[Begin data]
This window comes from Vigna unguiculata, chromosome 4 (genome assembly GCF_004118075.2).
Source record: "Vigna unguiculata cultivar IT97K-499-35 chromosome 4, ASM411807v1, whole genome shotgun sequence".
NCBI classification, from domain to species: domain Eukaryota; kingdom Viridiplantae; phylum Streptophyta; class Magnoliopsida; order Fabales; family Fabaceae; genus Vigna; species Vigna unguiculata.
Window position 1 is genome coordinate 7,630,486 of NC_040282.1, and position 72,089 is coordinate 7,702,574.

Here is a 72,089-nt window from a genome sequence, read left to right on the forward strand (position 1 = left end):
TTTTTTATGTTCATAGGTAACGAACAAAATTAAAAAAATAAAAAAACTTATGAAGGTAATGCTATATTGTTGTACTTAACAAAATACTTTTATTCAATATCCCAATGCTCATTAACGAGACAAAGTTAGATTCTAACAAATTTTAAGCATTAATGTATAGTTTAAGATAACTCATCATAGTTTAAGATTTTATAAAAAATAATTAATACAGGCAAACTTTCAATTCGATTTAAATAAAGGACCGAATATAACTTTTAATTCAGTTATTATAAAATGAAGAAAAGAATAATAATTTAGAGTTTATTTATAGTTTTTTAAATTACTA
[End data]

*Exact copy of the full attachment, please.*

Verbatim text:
This window comes from Vigna unguiculata, chromosome 4 (genome assembly GCF_004118075.2).
Source record: "Vigna unguiculata cultivar IT97K-499-35 chromosome 4, ASM411807v1, whole genome shotgun sequence".
NCBI classification, from domain to species: domain Eukaryota; kingdom Viridiplantae; phylum Streptophyta; class Magnoliopsida; order Fabales; family Fabaceae; genus Vigna; species Vigna unguiculata.
Window position 1 is genome coordinate 7,630,486 of NC_040282.1, and position 72,089 is coordinate 7,702,574.

Here is a 72,089-nt window from a genome sequence, read left to right on the forward strand (position 1 = left end):
TTTTTTATGTTCATAGGTAACGAACAAAATTAAAAAAATAAAAAAACTTATGAAGGTAATGCTATATTGTTGTACTTAACAAAATACTTTTATTCAATATCCCAATGCTCATTAACGAGACAAAGTTAGATTCTAACAAATTTTAAGCATTAATGTATAGTTTAAGATAACTCATCATAGTTTAAGATTTTATAAAAAATAATTAATACAGGCAAACTTTCAATTCGATTTAAATAAAGGACCGAATATAACTTTTAATTCAGTTATTATAAAATGAAGAAAAGAATAATAATTTAGAGTTTATTTATAGTTTTTTAAATTACTA